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Discipline
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COUNTRY OF ORIGIN: Japan
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Weaponry

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Kenjutsu

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OLYMPIC SPORT: No

NOTABLE FEMALE PRATITIONERS

NOTABLE MALE PRATITIONERS

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OCCUPATION:

Weaponry

JOB TITLE:

Kenjutsu

RELATED FEMALE INDIVIDUALS

RELATED MALE INDIVIDUALS

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COUNTRY: Japan
LOCATION: -
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Weaponry

DESCRIPTION:

Kenjutsu

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ACOSSIATED INDIVIDUALS

ACOSSIATED ATHLETES

Practices

PHILOSOPHY

Kendo highlights important aspects of Zen Buddhism and the way of samurai. It is a way to discipline the physical and mental character by using the principles of katana or the traditional Japanese sword. The art of Kendo does not just serve as a way to defend oneself but it is also a way to enhance the mind-body-spirit connection. The objectives of Kendo, according to All Japan Kendo Federation, are as follows:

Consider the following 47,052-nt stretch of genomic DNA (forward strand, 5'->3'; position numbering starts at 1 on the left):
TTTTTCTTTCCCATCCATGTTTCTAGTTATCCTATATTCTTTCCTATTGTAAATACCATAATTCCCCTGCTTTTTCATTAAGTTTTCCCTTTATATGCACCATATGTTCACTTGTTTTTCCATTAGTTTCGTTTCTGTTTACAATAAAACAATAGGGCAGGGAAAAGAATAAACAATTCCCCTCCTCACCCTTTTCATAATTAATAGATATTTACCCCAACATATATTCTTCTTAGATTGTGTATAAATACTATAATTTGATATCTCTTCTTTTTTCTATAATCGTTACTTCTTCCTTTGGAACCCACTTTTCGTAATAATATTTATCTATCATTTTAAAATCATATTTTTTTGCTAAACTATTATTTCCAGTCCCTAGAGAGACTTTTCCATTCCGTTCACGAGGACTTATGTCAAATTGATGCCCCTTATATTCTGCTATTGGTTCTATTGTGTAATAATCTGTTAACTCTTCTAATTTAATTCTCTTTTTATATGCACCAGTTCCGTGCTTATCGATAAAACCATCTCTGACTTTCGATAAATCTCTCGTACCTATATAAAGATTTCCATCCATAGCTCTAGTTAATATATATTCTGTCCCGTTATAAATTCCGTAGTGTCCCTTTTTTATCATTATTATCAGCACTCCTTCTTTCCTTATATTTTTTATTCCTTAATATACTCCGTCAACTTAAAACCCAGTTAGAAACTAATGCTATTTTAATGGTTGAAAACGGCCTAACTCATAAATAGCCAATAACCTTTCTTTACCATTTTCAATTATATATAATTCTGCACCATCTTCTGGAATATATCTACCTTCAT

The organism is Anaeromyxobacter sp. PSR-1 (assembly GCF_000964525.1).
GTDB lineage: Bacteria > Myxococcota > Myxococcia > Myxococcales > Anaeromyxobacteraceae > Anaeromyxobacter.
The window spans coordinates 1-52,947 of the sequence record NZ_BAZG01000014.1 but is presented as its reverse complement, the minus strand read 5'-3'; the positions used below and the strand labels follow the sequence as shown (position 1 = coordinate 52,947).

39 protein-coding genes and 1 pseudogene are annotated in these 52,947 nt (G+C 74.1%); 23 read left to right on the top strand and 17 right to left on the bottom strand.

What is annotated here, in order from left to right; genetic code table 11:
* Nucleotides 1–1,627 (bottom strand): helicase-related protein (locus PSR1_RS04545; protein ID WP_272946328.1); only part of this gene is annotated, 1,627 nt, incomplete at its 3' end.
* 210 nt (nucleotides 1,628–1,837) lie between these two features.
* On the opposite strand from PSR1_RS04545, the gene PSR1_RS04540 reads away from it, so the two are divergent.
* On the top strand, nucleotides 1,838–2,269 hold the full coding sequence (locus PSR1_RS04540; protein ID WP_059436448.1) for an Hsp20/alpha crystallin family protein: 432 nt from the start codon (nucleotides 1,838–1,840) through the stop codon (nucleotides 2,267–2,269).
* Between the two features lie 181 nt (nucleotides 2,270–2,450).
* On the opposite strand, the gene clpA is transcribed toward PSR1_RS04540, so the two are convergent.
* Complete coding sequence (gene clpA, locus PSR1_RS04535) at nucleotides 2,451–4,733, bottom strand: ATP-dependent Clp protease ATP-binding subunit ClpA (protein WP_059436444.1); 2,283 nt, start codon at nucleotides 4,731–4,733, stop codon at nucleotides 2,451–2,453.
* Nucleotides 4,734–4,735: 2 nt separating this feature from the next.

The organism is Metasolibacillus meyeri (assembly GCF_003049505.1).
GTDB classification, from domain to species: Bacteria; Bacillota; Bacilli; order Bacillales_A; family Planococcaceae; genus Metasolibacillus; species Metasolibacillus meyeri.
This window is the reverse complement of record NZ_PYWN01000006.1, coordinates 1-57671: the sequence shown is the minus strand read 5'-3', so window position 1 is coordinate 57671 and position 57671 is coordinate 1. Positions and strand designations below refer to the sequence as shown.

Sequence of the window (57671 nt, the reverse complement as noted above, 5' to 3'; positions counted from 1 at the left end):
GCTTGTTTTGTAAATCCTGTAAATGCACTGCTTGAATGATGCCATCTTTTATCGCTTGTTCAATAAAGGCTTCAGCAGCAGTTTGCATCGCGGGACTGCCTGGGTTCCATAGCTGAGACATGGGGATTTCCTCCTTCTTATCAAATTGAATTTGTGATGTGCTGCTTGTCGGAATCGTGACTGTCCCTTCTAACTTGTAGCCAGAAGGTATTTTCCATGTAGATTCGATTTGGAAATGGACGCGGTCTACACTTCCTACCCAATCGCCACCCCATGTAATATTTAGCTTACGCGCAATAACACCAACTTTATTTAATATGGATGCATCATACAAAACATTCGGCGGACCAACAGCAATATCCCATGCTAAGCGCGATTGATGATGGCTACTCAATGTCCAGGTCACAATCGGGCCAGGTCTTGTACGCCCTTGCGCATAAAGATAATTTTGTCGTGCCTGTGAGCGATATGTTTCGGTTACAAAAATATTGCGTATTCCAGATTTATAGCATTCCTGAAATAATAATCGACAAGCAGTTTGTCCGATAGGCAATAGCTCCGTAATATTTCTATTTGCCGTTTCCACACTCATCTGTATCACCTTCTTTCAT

• To mould the mind and body,
  • To cultivate a vigorous spirit,
  • To strive for Improvement in the art of Kendo;
  • To hold in esteem human courtesy and honor,
  • To associate with others with sincerity,
  • And to forever pursue the cultivation of oneself.
  • Thus will one be able to love his country and society,
  • To contribute to the development of culture,
  • And to promote peace and prosperity among all people

TECHNIQUES

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TRAINING

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RANKS & GRADING

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WEIGHT CLASSES